Hello All, I was Bill's assistant when he and his then partner John Paul (Buddy) Endress had a studio on 29th Street in NYC. 1967 - what days those were!!
Anne Stettner Lalley
Bill Stettner and I were married on August 4, 1962, unfortunately, our marriage dissolved in 1965. I was truly happy to read the article about him. He was a talented individual with strong ideals. I am still in touch with his sister in San Francisco, but unfortunately cannot shed any light on his missing work. Thank you for a fitting tribute to Bill.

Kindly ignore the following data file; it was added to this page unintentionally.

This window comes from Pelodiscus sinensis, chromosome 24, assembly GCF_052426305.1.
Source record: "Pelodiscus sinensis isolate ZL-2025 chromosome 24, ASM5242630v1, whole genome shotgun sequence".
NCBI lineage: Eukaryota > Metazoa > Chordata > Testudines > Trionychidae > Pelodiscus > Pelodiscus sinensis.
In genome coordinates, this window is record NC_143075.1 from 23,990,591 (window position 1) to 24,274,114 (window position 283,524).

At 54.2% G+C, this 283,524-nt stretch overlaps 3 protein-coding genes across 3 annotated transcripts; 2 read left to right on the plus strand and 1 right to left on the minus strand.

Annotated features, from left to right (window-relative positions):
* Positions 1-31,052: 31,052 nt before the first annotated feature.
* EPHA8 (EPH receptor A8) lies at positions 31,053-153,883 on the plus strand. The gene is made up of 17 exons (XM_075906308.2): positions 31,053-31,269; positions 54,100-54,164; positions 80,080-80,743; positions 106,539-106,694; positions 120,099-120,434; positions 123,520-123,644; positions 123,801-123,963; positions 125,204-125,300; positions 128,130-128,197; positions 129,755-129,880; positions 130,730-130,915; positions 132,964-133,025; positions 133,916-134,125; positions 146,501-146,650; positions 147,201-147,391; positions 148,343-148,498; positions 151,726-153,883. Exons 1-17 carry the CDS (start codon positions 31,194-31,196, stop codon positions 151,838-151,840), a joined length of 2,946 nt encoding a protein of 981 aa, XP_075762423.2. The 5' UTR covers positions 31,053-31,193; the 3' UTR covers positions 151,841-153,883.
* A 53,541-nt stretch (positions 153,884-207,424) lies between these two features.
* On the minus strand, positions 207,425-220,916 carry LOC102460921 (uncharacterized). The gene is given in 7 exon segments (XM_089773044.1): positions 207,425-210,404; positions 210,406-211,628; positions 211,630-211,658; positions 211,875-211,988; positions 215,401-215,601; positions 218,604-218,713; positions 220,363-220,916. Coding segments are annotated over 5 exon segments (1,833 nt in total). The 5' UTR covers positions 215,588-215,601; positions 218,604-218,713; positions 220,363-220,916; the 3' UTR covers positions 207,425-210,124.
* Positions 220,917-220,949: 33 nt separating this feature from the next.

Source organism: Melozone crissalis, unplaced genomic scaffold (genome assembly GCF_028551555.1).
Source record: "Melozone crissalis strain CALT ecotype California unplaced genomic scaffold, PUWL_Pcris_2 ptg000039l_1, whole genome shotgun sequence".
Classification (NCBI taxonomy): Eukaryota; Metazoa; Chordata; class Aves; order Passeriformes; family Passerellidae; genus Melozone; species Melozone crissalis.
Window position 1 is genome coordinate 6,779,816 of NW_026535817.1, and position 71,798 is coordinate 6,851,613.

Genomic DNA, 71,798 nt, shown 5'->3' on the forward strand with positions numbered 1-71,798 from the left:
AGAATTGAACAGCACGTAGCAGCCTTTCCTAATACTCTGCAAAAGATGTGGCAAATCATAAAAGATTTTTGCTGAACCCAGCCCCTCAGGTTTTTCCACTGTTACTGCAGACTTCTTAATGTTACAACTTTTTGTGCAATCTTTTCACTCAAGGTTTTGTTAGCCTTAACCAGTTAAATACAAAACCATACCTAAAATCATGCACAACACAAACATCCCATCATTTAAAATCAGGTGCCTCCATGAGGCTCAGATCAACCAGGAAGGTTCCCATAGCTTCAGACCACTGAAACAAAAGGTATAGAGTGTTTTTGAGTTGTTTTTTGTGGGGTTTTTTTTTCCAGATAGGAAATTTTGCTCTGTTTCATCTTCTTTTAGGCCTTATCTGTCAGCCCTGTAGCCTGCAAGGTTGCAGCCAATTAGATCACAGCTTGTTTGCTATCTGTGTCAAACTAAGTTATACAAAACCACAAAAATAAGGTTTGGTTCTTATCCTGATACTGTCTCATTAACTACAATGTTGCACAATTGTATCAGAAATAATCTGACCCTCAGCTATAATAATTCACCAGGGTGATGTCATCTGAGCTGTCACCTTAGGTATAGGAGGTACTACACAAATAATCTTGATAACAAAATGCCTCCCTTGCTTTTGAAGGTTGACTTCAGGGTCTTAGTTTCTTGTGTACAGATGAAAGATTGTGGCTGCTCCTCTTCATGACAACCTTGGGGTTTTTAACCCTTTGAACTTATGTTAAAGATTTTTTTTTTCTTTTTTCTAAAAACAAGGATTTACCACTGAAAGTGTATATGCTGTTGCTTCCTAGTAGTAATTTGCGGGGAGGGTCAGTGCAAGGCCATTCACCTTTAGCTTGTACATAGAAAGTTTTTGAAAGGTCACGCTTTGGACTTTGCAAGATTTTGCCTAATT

Bill did a lot of work for me at J. Walter Thompson until he challenged the copyright inequity that destroyed his commercial photography career but helped photographers control their copyright. I have a signed dye transfer of his iconic match flag and as I am divesting by art and photo collection I am looking for a home for this historic and relevant image. I can be contacted by Email at: email@example.com Jack Lardis
I had the pleasure of art directing Bill on a photoshoot in his studio for a couple of days in September of 1985. We shot Todd Rundgren, Herbie Hancock and Jan Hammer. Aside from being an amazing photographer he was an animated riot. It was a challenging shoot and he and his crew made it fun. That shoot stands out among many...RIP Bill.